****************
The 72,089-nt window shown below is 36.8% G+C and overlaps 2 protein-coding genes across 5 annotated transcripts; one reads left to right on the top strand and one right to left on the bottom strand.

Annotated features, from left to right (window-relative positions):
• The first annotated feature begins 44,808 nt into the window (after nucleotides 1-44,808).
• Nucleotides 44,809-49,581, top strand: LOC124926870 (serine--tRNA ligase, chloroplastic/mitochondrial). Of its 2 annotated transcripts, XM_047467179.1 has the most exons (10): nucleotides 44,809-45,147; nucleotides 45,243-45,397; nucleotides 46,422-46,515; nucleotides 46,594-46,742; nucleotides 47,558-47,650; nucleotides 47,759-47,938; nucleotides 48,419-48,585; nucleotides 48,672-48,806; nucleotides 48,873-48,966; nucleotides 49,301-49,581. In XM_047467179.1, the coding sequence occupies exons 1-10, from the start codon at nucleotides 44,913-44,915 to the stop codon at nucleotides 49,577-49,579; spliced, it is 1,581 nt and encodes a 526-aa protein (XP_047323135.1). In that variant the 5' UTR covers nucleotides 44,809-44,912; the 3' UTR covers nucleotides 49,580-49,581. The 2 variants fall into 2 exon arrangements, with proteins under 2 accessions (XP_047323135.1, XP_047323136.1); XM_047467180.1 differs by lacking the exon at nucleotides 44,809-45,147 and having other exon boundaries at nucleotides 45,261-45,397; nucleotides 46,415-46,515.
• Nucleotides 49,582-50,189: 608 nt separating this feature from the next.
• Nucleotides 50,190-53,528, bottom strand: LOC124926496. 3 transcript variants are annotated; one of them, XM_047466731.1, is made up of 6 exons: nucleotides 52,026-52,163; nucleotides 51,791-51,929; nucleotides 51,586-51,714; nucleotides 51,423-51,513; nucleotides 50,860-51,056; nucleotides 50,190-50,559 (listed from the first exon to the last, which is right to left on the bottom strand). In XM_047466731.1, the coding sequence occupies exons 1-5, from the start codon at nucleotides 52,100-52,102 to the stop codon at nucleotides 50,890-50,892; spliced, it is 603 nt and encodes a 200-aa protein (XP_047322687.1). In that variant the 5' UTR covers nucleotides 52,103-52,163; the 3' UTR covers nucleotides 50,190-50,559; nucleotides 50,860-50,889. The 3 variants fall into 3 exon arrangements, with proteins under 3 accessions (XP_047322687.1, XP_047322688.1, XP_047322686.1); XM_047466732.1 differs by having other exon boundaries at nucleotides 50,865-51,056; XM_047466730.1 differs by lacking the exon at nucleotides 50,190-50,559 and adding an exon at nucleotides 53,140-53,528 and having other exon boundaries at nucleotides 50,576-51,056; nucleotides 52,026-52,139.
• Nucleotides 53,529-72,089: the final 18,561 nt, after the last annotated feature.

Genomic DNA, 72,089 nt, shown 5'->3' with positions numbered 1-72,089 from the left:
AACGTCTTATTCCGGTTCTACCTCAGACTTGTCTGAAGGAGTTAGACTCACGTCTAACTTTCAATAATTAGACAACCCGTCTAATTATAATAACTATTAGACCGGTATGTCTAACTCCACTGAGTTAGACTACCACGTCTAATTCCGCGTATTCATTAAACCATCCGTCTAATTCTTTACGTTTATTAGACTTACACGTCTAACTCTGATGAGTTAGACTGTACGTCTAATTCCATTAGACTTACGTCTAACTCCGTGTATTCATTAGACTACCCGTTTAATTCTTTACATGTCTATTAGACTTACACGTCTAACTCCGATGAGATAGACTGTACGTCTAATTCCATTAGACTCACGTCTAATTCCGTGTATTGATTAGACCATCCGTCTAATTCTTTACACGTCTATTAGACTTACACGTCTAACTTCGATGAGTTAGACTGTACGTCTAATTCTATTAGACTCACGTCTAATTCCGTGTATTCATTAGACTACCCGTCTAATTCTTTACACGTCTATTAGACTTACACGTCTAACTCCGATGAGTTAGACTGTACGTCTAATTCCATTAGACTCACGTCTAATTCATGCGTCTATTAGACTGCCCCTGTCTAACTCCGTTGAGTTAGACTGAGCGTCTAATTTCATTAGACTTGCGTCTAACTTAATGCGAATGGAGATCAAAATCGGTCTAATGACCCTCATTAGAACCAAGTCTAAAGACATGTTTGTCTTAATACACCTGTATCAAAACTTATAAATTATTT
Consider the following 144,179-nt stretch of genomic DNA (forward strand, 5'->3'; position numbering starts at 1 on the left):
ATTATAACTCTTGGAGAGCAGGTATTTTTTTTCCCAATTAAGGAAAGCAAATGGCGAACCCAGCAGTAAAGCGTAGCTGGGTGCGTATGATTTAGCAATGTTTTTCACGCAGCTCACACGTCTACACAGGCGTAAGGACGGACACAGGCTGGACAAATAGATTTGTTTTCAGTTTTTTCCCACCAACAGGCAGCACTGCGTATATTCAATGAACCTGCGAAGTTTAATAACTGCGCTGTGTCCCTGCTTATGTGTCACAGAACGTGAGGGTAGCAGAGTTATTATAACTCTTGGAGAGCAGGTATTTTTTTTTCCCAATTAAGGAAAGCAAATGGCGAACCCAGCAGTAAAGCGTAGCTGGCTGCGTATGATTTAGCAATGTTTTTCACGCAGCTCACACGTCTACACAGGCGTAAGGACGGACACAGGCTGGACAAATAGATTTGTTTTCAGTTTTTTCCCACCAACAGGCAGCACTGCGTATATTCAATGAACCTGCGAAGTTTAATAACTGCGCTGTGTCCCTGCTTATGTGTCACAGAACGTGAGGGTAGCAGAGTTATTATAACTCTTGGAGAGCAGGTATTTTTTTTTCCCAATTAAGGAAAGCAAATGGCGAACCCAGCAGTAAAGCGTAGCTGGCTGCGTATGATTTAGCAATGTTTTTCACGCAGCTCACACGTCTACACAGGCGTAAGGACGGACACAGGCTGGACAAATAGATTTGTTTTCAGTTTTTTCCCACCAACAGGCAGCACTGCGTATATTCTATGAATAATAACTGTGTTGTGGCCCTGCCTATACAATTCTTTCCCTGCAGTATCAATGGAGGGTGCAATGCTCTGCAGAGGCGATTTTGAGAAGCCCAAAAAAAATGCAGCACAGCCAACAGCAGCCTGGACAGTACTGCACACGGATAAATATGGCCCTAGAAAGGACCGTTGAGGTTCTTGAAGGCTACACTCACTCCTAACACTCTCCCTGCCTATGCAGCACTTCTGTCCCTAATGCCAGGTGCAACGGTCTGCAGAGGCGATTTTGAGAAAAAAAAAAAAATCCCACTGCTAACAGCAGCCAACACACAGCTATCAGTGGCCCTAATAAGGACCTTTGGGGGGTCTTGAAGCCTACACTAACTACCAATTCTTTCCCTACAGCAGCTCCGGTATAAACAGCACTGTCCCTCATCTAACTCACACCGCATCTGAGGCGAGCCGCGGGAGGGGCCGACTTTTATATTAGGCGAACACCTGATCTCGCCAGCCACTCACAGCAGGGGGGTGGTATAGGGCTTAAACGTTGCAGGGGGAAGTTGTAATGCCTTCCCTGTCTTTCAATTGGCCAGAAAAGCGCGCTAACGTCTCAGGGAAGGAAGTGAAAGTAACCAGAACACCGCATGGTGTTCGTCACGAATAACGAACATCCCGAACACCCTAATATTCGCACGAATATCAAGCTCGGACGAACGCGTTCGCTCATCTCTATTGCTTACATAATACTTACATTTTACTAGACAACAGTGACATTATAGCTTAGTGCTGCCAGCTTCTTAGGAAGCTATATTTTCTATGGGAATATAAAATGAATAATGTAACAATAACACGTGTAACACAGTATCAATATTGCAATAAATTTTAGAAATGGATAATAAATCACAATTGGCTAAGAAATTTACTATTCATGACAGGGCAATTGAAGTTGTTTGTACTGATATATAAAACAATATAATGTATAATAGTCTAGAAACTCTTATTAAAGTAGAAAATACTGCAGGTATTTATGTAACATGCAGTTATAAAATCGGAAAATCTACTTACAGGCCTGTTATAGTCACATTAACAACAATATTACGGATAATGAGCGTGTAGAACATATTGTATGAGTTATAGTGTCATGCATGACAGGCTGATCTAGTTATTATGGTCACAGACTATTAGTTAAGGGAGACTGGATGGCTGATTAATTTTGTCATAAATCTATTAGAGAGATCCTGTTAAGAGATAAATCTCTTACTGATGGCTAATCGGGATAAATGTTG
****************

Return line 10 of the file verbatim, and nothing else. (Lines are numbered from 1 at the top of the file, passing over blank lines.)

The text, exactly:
Consider the following 144,179-nt stretch of genomic DNA (forward strand, 5'->3'; position numbering starts at 1 on the left):